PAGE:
State Senator Adam Kline announced in his constituent newsletter today his decision not to run for re-election in November 2014, after completing his 18th session representing the 37th District in Southeast Seattle.

“I’ll miss the action here, the engagement on issues important to the extraordinary people of Southeast Seattle,” he said. But approaching his 70th birthday, he said, it’s time to quit and spend time with his family and to travel.

Kline, formerly a lawyer working in Pioneer Square, and as a cooperating lawyer with the ACLU, is best known for his work in the field of civil liberties, notably in the aftermath of September 11, when he successfully opposed a bill that would have broadened the wiretap authority of police and criminalized activity that some felt included lawful political advocacy. Later that same year, the ACLU awarded Kline its Civil Libertarian Award for “courage and determination in withstanding intense pressure in order to uphold freedom in the wake of September 11”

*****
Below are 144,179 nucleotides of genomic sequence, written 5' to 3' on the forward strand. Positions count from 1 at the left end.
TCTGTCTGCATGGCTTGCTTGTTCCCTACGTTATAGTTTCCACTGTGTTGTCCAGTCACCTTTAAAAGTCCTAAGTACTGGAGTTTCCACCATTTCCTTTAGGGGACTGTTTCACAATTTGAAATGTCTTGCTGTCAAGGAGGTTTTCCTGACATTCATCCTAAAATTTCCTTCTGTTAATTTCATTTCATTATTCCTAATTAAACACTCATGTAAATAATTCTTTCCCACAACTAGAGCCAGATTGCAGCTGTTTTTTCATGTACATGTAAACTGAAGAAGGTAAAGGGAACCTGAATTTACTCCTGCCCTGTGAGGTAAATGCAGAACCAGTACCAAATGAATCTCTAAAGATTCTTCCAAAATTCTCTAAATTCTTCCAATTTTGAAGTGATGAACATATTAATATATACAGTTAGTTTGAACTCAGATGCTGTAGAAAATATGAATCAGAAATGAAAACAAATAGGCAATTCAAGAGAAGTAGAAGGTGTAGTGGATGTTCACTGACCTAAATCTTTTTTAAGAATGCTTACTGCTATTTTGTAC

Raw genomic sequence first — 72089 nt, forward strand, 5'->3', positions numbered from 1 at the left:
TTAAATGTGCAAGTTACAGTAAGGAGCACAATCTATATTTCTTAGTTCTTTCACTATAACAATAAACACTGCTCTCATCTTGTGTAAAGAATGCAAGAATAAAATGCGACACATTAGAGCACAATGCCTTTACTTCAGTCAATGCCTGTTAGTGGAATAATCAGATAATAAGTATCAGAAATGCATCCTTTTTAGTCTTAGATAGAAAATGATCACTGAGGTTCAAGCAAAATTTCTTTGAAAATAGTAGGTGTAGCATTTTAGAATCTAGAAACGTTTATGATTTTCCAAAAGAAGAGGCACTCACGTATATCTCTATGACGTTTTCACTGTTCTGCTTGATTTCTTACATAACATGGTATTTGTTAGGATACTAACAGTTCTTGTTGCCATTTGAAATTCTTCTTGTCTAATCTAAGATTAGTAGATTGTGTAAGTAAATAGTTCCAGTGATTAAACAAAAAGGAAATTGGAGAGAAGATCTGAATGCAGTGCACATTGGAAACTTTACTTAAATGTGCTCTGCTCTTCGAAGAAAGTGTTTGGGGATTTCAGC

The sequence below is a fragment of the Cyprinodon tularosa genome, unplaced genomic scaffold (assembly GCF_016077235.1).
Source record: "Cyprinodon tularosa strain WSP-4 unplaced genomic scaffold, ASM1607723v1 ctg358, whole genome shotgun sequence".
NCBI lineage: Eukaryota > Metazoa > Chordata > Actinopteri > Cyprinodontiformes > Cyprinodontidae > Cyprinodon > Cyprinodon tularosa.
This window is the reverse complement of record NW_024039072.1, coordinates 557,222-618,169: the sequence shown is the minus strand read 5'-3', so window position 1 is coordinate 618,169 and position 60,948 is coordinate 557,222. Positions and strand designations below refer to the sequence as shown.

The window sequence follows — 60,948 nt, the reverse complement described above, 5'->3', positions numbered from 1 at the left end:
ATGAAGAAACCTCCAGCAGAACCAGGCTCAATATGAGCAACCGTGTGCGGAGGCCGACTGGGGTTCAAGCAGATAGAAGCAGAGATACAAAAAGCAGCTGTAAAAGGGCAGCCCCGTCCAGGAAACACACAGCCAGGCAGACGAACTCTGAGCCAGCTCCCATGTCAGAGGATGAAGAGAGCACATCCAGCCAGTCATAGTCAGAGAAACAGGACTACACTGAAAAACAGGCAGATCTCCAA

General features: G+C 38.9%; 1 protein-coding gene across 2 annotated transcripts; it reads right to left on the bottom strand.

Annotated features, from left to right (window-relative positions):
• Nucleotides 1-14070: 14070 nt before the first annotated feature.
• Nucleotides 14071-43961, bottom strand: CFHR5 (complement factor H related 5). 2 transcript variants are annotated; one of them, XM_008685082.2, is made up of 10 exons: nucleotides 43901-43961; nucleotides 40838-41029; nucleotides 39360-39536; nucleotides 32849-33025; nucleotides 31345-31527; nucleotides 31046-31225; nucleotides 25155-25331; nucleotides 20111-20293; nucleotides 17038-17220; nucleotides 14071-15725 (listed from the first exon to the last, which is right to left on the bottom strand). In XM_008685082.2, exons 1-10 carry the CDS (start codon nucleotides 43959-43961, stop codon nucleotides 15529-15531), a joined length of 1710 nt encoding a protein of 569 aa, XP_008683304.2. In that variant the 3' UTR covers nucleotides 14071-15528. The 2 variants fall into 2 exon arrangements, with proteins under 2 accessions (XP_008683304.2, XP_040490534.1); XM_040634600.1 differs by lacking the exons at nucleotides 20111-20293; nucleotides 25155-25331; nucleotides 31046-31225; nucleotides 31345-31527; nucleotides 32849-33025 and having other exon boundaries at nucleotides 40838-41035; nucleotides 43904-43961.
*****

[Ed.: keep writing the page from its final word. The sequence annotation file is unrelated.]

More recently, he has worked to bring drug and alcohol treatment into state criminal sentences, and to shorten prison time for nonviolent offenders. During the past two sessions he has cooperated with prosecutors and defense lawyers to strengthen our DUI laws, a subject that first brought him to Olympia as a local leader of MADD in the 1990’s.

“I’m going to miss this work,” he said. “It has to do with human liberty, with the limits we place on the government’s ability to take it away. There are times when I’ve been really jazzed to find consensus among disparate interests, finding the sweet spot where changes in the law make a real difference in the lives of people caught up in the criminal justice system.”